India joined the G20-OECD inclusive framework deal that seeks to reform international tax rules and ensure that multinational enterprises pay their fair share wherever they operate, the finance ministry said on Friday.
However, India will have to roll back the equalisation levy that it imposes on companies such as Google, Amazon and Facebook when the global tax regime is implemented.
The OECD said signatories amounted to “130 countries and jurisdictions, representing more than 90% of global GDP.” Details of the regime and the implementation schedule will be drawn up in October, it added.
ET had reported last month that India favours a wider application of the law to ensure that the country won’t collect less under the proposed framework than it gets through the equalisation levy.
“The principles underlying the solution vindicates India’s stand for a greater share of profits for the markets,” the finance ministry said. “Some significant issues including share of profit allocation and scope of subject to tax rules, remain open and need to be addressed,” it said.
Two pillars of framework
The ministry called for “allocation of meaningful and sustainable revenue to market jurisdictions, particularly for developing and emerging economies.”
The framework has two pillars, one dealing with transnational and digital companies and the other with low-tax jurisdictions to address cross-border profit shifting and treaty shopping.
The first pillar ensures that large multinational enterprises, including digital companies, pay tax where they operate and earn profits. Most such companies have so far been paying low taxes by shifting profits to low-tax jurisdictions. “Under Pillar One, taxing rights on more than $100 billion of profit are expected to be reallocated to market jurisdictions each year,” the OECD said.
The second pillar seeks to put a floor under competition among countries through a global minimum corporate tax rate, currently proposed at 15%. This is expected to generate an additional $150 billion in tax revenues.
If implemented, countries such as the Netherlands and Luxembourg that offer lower tax rates, and so-called tax havens such as Bahamas or British Virgin Islands, could lose their sheen.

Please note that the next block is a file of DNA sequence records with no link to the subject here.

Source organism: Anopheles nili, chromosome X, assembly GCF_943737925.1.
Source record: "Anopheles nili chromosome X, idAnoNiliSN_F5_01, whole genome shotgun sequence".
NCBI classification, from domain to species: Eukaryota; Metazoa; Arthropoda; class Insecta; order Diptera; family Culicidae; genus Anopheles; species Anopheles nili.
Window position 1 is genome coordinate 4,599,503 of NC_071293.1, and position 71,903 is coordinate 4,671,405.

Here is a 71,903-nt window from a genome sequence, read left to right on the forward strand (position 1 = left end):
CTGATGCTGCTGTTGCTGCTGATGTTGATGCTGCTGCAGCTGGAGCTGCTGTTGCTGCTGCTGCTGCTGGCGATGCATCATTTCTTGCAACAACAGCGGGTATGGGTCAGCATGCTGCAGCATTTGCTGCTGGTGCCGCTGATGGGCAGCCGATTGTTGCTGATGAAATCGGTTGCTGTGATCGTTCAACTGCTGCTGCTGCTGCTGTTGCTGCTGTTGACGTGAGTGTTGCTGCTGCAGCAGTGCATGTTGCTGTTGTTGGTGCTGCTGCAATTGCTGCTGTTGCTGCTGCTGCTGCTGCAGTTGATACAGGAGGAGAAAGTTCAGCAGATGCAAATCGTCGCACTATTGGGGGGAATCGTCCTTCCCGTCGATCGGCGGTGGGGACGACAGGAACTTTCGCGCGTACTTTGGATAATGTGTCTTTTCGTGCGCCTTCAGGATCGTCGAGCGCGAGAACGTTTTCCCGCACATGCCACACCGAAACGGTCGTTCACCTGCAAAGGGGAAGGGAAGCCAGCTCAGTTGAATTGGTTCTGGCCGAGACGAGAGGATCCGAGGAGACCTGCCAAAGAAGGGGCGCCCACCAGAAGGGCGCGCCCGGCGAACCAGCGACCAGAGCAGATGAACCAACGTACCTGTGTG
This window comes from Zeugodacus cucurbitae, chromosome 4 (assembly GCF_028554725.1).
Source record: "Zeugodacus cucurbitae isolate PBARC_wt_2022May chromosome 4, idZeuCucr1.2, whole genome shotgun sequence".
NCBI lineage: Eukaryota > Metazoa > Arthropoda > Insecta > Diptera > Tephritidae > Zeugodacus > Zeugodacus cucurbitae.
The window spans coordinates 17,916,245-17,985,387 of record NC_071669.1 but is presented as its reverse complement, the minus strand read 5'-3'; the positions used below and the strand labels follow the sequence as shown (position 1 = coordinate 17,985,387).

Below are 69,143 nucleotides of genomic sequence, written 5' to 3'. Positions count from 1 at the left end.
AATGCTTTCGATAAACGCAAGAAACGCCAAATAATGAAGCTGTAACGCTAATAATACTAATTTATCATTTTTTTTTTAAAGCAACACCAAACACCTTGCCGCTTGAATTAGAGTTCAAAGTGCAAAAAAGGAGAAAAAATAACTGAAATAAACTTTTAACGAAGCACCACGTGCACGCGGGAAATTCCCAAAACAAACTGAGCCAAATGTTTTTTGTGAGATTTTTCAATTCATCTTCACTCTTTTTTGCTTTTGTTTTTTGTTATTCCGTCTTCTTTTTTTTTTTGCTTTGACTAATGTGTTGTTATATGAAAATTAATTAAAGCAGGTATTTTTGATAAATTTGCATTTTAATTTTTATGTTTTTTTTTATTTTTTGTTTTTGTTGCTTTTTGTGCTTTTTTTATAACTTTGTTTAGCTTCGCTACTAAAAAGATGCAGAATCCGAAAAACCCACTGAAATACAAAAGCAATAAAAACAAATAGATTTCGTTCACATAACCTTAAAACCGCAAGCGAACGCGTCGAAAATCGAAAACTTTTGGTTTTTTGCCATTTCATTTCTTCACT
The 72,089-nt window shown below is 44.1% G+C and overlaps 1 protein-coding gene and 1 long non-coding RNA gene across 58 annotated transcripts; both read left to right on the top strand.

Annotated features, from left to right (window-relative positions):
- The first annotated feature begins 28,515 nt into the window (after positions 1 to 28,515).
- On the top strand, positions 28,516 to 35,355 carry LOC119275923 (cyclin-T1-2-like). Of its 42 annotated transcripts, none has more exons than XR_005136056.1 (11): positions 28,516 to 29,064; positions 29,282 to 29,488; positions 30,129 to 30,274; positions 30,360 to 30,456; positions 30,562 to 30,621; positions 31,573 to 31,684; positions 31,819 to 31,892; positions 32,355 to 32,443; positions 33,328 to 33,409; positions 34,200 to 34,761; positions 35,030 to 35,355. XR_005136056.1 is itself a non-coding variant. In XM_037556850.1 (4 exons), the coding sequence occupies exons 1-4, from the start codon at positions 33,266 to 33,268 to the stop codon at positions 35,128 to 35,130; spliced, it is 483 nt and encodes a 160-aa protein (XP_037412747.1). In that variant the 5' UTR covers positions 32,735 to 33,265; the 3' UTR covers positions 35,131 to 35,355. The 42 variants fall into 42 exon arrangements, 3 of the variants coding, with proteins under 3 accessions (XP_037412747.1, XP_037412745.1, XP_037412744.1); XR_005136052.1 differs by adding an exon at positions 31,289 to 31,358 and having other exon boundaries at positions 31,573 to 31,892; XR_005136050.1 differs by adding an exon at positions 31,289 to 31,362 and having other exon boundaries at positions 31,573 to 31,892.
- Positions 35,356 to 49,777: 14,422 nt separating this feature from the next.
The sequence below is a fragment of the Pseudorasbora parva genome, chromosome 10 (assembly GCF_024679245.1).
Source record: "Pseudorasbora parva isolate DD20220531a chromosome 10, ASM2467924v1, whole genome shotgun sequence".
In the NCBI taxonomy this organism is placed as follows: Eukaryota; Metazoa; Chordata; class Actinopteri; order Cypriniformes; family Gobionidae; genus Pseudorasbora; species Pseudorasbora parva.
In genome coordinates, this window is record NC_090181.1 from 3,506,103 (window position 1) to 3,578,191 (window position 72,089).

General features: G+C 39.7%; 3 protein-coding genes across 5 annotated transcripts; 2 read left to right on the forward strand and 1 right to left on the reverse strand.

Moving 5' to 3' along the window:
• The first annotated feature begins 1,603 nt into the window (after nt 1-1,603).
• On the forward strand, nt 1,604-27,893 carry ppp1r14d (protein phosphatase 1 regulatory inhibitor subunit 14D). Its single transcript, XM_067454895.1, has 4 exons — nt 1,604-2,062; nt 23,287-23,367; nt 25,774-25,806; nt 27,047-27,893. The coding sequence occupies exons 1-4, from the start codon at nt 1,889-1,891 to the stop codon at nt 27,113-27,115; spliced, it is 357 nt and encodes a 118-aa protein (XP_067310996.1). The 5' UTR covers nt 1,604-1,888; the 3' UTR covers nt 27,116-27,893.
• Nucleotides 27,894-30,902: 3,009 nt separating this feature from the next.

In 2016, India imposed an equalisation levy of 6% on online advertisement services provided by non-residents. This was applicable to Google and other foreign online advertising service providers.
The government expanded its scope from April 1, 2020, by imposing a 2% equalisation levy on digital transactions by foreign entities operating in India or having access to the local market.
Revenue under the levy for the last financial year amounted to Rs 1,492 crore until January 30, about 30% more than the Rs 1,136.5 crore collected in FY20. This levy will have to be withdrawn under the new regime expected to be rolled out in 2023.
Experts said India will need to evaluate the revenue expected under the new rules against what it gets from the equalisation levy, besides examining their applicability.
“One would eagerly await the final outcome as well as the minimum global tax rate that is finally agreed as against proposed 15%,” said Sanjay Sanghvi, partner at law firm Khaitan & Co.
In the first phase, the levy is proposed to cover only the top 100 multinationals with more than 20 billion euros in revenue and profitability above 10%. It will apply in market jurisdictions where the entity derives at least 1 million euros of revenue.
“Will India be able to continue to levy EL (equalisation levy) on those companies which are not covered by this–remains to be seen,” said international taxation specialist Daksha Baxi, founder of SRI Solutions.